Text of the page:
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Title: Examining challenges and complexities in the Chilean young learners classroom : a case of teaching English as a Foreign Language
Author: Inostroza Araos, María Jesús
ISNI:       0000 0004 5368 6333
Awarding Body: University of Sheffield
Current Institution: University of Sheffield
Date of Award: 2015
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The last few decades has seen a definite increase in the number of countries that have incorporated English as a Foreign Language (EFL) into their Primary Education compulsory curriculum. Improving language learner competences through an early start can be affected by a disregard of the teaching-learning context. In fact, publications on strategies for teaching children scarcely mention the impact of this factor on the learning process in school. This research project addressed this issue by identifying the challenges that Chilean early primary school teachers face, and investigated the contextual factors that can facilitate or hinder the teaching-learning process. Data were collected from EFL teachers working in this sector through an online questionnaire, semi-structured interviews, classroom observation, and group interviews with children aged 9. This research project followed a mixed methods approach, featuring quantitative and qualitative methods from two concurrent studies: a survey study and an intervention project. The findings of this research reveal the main challenges in these classrooms were related to monitoring learning. Additionally, this study shows that contextual features, such as limited time for planning, lack of parental involvement and a mismatch between policy and school reality, affected the teaching-learning process. The findings also show that teachers in Chile used age-appropriate activities for teaching children; however, they felt that their teaching context impaired their use. Similarly, group work was only occasionally used in Chilean EFL classrooms, partially due to well-known drawbacks and the time constraints involved. Children in these classrooms showed their preference for activities that involved movement and gave them an active role, as well as those which provide collaborative and cooperative classroom opportunities. These findings highlight the complex dynamic interactions in the young language learners’ classroom. In order to further understand the examined context, the tenets of Complexity Theory were incorporated. These findings also draw attention to the evaluation of the expected results and implementation process, considering the local classroom context and the complex interactions of the different components within the classroom as a crucial element to this process.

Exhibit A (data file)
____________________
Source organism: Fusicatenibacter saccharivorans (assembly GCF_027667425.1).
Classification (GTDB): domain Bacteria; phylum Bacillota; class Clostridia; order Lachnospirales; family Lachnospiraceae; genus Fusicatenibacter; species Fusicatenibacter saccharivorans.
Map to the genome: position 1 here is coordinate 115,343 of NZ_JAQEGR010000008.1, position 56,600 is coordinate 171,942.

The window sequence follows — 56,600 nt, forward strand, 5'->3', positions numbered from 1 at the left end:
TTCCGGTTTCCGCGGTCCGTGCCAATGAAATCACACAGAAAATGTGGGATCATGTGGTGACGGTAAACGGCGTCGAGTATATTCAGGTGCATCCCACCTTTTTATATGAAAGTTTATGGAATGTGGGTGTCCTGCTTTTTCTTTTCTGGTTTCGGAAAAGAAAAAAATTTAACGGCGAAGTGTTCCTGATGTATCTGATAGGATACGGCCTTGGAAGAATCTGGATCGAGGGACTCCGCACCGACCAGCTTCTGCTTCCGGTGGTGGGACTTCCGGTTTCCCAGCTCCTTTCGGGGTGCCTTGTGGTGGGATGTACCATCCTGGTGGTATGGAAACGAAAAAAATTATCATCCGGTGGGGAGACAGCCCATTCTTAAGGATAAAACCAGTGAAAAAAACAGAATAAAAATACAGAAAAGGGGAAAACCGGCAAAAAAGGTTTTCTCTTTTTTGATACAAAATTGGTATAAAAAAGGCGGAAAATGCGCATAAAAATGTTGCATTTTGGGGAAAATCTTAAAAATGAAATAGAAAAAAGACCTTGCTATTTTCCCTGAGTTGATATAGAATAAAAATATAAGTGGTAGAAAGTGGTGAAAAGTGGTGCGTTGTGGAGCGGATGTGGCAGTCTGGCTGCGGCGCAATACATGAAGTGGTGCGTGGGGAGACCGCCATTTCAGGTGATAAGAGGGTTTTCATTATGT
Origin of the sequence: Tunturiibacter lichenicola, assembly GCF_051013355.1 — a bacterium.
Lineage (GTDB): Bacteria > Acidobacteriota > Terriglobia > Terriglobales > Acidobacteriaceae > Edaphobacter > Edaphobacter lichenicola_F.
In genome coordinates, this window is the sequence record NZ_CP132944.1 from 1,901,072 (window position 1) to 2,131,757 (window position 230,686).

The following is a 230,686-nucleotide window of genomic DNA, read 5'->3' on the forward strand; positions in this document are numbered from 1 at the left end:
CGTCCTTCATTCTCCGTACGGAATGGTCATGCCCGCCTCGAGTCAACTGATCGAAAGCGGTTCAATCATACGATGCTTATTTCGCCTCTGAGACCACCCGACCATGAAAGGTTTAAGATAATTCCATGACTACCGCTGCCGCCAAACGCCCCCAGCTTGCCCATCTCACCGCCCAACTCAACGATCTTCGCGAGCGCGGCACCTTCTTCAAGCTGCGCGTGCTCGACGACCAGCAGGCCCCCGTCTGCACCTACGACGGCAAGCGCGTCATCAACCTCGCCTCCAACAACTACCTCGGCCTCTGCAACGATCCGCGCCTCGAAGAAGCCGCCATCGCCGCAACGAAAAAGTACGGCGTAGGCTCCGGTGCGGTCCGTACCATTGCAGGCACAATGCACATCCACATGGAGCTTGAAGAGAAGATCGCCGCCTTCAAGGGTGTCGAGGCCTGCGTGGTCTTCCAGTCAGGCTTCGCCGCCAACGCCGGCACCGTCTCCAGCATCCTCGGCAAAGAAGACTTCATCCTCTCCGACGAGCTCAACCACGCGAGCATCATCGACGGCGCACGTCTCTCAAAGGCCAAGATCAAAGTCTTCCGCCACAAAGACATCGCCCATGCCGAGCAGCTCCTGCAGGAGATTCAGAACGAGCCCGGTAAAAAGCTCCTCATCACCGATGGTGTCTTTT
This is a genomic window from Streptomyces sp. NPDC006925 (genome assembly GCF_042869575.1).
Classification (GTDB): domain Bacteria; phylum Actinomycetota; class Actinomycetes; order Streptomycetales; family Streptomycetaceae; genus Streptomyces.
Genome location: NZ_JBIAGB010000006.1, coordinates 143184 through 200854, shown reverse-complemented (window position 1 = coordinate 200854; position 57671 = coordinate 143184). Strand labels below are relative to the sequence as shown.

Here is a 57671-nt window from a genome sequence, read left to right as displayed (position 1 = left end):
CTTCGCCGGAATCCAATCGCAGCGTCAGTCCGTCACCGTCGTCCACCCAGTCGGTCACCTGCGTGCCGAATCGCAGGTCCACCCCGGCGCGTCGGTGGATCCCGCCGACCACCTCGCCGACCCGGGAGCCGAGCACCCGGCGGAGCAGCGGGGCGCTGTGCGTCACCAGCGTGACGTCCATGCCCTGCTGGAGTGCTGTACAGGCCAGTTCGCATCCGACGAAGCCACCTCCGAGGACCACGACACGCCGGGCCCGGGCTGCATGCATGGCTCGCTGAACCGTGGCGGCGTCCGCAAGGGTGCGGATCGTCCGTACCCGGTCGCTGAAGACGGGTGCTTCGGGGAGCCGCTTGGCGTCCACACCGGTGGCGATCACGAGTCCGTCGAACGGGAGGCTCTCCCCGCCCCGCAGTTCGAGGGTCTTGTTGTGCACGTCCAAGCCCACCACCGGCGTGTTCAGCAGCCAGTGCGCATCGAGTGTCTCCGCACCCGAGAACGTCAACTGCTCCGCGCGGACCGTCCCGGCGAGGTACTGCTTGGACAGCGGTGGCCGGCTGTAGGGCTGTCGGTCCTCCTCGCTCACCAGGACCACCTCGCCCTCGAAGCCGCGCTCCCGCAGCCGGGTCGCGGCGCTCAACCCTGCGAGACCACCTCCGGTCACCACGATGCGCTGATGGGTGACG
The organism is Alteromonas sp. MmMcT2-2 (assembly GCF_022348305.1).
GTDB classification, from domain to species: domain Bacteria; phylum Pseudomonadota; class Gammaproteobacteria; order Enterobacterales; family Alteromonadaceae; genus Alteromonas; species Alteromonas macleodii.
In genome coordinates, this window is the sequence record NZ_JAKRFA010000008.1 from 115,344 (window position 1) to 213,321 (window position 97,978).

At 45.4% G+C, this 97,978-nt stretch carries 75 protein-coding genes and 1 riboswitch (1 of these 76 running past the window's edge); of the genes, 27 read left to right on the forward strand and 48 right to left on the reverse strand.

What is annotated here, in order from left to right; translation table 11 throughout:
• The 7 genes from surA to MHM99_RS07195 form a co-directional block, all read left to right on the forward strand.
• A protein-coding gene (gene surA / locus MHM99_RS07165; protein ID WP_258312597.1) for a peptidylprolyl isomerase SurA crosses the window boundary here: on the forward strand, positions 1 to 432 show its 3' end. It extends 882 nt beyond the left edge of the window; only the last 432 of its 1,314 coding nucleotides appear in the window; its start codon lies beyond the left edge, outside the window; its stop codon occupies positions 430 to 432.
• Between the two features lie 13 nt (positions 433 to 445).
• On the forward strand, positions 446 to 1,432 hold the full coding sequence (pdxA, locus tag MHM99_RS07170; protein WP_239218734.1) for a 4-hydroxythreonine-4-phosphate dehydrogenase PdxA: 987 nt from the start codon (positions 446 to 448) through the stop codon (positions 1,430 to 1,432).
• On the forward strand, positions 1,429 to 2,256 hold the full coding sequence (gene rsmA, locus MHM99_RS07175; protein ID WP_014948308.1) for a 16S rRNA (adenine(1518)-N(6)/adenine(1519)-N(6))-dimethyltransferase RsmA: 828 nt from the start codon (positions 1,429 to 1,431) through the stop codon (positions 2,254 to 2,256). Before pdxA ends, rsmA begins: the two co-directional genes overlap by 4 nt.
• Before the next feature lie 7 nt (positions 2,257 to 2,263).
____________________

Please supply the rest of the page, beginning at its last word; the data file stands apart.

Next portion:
Supervisor: Afitska, Oksana Sponsor: Not available
Qualification Name: Thesis (Ph.D.) Qualification Level: Doctoral
EThOS ID:  DOI: Not available